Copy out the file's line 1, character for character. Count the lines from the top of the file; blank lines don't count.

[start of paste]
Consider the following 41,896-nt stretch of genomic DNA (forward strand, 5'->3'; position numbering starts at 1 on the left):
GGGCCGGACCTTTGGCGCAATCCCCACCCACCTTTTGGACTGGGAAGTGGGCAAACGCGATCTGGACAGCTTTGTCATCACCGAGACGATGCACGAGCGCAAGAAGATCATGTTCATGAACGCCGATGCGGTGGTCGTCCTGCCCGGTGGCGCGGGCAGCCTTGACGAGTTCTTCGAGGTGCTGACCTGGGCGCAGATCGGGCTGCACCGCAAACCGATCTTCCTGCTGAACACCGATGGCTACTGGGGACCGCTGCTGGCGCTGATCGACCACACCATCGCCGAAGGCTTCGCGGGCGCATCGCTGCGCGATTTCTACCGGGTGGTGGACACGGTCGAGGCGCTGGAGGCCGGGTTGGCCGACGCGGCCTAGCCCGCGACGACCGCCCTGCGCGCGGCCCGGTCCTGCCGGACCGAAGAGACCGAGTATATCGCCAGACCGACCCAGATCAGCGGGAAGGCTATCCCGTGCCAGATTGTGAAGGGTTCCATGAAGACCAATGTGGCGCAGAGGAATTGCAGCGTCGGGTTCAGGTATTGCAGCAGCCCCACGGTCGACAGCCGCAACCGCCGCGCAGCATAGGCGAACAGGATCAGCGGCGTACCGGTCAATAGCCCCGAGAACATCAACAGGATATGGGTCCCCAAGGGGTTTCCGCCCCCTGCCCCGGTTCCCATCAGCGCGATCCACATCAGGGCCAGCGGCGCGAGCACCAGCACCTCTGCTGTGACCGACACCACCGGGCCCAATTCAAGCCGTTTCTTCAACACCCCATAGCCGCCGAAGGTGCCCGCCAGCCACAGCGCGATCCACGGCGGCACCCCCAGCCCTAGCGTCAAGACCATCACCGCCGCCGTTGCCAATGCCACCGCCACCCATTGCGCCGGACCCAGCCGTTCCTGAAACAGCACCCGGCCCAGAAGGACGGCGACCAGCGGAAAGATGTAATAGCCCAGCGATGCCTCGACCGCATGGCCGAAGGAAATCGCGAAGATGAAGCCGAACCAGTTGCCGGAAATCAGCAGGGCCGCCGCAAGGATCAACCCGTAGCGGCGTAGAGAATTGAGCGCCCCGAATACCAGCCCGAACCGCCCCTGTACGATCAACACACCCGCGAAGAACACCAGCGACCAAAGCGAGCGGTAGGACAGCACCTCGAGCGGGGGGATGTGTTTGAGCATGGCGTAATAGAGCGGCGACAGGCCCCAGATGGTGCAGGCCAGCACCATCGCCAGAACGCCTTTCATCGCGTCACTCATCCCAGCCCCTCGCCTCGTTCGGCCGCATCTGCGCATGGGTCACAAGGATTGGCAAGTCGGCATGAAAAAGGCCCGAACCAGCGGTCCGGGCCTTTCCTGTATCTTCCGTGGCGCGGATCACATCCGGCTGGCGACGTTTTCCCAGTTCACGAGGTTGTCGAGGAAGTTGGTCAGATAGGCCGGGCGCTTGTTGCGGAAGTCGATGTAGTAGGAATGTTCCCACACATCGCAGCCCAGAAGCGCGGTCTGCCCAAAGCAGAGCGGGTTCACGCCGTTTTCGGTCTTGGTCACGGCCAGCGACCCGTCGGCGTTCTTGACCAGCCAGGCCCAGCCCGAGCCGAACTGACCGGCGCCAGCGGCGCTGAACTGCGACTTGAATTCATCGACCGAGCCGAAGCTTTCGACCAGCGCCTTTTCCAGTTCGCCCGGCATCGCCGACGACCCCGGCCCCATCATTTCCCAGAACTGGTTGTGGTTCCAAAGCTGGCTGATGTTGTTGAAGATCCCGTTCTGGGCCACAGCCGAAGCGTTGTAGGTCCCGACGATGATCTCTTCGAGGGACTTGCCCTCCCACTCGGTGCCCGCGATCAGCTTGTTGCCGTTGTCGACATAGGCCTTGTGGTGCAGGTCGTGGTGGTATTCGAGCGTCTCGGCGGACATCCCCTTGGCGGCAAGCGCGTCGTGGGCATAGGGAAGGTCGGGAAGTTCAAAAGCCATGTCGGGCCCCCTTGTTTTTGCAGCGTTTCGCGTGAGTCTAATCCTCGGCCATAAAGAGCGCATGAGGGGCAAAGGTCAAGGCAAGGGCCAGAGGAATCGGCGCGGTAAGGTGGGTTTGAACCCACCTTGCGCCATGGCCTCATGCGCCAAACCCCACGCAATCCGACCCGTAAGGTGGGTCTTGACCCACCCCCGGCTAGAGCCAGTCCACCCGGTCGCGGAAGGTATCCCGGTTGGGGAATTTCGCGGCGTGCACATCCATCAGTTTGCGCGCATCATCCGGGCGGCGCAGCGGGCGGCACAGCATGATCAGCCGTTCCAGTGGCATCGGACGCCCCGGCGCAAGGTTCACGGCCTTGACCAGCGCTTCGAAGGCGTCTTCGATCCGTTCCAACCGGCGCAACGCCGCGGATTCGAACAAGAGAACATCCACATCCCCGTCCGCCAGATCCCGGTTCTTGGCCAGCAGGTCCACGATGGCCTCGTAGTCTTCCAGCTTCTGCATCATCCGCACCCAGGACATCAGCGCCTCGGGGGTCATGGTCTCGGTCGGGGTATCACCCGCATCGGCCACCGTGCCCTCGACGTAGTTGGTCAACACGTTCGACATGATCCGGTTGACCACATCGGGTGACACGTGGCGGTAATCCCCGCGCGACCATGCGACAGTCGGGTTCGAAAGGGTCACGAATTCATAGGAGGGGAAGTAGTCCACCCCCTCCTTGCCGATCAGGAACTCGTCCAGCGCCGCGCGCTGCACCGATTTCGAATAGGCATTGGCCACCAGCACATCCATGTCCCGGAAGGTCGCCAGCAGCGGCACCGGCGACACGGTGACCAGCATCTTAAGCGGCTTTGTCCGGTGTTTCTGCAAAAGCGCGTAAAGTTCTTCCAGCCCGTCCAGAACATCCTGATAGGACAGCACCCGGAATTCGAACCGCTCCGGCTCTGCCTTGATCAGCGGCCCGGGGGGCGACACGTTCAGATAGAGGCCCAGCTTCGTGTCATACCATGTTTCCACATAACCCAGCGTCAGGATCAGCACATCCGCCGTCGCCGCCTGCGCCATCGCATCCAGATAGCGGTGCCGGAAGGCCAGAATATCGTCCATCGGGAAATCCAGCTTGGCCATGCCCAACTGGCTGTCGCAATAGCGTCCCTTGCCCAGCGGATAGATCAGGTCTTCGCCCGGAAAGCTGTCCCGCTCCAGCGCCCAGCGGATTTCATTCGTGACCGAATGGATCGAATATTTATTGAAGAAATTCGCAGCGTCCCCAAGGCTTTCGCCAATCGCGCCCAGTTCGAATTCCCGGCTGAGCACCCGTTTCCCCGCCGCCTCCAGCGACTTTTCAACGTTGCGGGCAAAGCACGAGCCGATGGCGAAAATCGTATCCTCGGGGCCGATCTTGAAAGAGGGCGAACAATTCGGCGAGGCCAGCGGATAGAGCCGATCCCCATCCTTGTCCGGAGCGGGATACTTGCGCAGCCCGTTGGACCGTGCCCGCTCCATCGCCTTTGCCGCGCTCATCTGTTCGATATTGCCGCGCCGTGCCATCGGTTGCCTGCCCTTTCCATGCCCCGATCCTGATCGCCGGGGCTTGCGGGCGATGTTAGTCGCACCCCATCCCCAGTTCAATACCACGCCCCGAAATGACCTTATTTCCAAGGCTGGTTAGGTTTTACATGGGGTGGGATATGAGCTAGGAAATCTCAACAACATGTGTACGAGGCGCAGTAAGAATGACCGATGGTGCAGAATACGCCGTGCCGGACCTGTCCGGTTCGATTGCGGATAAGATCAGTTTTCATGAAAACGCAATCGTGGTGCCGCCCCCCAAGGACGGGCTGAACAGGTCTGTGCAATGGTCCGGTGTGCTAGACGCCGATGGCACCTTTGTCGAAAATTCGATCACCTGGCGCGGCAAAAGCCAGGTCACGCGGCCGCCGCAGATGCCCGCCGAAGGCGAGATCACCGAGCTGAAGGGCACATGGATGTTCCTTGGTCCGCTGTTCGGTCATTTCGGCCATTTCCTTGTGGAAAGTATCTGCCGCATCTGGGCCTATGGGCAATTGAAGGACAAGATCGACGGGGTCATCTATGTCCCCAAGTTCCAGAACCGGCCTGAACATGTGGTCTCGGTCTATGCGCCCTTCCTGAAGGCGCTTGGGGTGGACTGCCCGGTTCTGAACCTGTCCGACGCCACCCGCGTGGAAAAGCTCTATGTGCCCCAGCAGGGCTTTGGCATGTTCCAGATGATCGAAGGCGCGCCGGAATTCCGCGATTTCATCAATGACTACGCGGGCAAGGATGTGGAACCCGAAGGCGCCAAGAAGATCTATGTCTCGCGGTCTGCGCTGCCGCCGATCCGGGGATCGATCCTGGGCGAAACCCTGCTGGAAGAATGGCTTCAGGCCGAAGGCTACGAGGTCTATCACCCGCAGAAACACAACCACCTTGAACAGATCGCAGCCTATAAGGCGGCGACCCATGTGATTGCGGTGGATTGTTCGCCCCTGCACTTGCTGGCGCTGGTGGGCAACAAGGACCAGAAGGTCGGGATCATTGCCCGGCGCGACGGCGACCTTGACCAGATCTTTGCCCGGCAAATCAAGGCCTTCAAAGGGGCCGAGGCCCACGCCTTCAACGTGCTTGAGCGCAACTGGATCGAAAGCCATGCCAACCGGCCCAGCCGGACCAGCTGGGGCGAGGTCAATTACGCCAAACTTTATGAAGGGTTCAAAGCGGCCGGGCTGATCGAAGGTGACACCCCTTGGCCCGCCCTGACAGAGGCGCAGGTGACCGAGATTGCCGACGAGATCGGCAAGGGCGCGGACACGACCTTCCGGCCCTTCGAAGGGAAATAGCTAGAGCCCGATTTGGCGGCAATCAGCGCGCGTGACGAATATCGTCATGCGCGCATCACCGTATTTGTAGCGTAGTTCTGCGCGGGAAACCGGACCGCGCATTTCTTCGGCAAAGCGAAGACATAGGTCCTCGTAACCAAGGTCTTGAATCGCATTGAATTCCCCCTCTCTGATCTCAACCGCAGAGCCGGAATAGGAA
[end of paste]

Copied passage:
Consider the following 41,896-nt stretch of genomic DNA (forward strand, 5'->3'; position numbering starts at 1 on the left):